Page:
“Improving site performance is critical for all websites.” We’ve seen the consequences of decreased load speeds on client sites firsthand. Low behavior metrics, such as time spent on-site by a user, pages viewed during sessions, and poor bounce rates, are often harmed. Higher bounce rates are directly related to slower site load times. The slower a site is, the less likely it is to keep visitors interested, which may have a direct impact on critical site objectives like online form fill-ins and sales. Our customers’ key behavioral indicators have improved significantly as a consequence of improving page load speed. Stronger behavioral metrics may impact how a search engine crawler sees a website, resulting in higher keyword ranks and more possibilities to offer items and services. Page load speed is a top priority for organizations trying to stay competitive in today’s market, and it must be consistently improved. The key to achieving that aim is to provide a fantastic customer experience.”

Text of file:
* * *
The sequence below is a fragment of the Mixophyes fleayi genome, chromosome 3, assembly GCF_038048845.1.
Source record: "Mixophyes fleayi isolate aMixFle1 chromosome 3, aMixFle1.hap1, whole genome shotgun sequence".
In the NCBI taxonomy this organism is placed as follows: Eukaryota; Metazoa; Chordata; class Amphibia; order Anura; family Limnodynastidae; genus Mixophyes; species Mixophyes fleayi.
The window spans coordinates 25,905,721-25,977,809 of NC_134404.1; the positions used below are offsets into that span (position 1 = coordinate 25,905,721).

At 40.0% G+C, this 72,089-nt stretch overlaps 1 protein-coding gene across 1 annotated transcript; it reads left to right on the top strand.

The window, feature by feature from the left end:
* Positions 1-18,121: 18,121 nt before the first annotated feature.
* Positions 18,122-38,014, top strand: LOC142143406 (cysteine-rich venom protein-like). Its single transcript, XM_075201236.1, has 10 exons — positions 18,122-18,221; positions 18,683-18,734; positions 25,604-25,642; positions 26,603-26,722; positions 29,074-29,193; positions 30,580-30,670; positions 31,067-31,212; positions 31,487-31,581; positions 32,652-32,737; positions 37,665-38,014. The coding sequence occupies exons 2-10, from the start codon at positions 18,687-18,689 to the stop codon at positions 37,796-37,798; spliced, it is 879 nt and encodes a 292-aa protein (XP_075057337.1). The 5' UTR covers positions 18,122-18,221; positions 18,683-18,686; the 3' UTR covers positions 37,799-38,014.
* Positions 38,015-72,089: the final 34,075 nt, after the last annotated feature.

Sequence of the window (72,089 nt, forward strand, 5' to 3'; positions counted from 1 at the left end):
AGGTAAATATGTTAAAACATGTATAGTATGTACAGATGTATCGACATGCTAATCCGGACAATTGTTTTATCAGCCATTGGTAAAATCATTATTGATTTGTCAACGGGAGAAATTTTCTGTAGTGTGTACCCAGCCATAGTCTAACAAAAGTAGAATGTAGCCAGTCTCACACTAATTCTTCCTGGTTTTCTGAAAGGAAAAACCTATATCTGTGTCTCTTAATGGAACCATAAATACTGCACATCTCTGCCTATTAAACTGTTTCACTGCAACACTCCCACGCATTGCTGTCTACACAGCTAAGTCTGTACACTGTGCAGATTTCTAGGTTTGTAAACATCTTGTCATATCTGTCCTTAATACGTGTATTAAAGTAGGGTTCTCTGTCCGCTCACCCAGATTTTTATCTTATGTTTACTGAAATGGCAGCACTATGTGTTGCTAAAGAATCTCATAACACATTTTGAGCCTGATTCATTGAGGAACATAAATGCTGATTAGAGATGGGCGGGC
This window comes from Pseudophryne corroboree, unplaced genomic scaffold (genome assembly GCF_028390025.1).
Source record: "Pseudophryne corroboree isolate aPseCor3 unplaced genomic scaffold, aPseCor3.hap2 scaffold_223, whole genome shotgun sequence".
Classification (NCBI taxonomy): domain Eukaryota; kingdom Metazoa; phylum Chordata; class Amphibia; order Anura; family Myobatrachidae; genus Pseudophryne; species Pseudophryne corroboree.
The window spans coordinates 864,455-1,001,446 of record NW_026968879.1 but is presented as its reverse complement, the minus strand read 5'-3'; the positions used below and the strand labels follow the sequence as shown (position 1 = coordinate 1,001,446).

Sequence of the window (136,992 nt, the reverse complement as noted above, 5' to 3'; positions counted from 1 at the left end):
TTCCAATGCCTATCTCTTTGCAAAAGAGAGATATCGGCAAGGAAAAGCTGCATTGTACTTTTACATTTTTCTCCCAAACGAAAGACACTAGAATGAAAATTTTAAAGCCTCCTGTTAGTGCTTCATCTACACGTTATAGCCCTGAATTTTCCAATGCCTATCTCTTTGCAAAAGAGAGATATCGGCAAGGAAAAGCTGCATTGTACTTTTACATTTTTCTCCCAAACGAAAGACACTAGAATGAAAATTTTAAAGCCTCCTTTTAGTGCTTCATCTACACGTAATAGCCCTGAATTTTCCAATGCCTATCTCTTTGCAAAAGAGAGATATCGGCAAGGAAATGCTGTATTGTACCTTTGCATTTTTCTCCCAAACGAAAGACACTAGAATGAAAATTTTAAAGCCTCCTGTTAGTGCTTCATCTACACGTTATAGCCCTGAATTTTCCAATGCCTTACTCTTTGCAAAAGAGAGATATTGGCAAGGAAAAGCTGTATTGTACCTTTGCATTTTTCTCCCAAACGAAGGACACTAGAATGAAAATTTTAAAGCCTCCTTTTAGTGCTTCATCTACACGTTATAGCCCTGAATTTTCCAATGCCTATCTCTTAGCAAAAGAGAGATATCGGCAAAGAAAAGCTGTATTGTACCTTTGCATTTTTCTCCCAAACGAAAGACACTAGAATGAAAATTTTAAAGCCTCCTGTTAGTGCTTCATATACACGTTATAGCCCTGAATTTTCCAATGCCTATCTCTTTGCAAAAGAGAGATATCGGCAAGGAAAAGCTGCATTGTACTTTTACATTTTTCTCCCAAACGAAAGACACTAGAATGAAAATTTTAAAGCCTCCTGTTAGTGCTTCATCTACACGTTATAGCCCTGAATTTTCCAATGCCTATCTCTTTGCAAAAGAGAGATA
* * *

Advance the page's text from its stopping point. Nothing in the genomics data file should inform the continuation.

Coalition Technologies’ Director of Marketing, Rebecca F.

Grinch #3: Content That Is Universal


Knowing your audience is one of the most basic laws of digital marketing. Your ecommerce sales will collapse even if you have the finest product or service in the world if you don’t know who you’re talking to or how to reach them. Nearly a third of shoppers desire more customized shopping experiences, and generic material will not suffice.

Marketers address this issue by segmenting their target customers for content and marketing activities. Each segment is made up of extremely targeted individuals who share certain characteristics, such as demographics, hobbies, and requirements.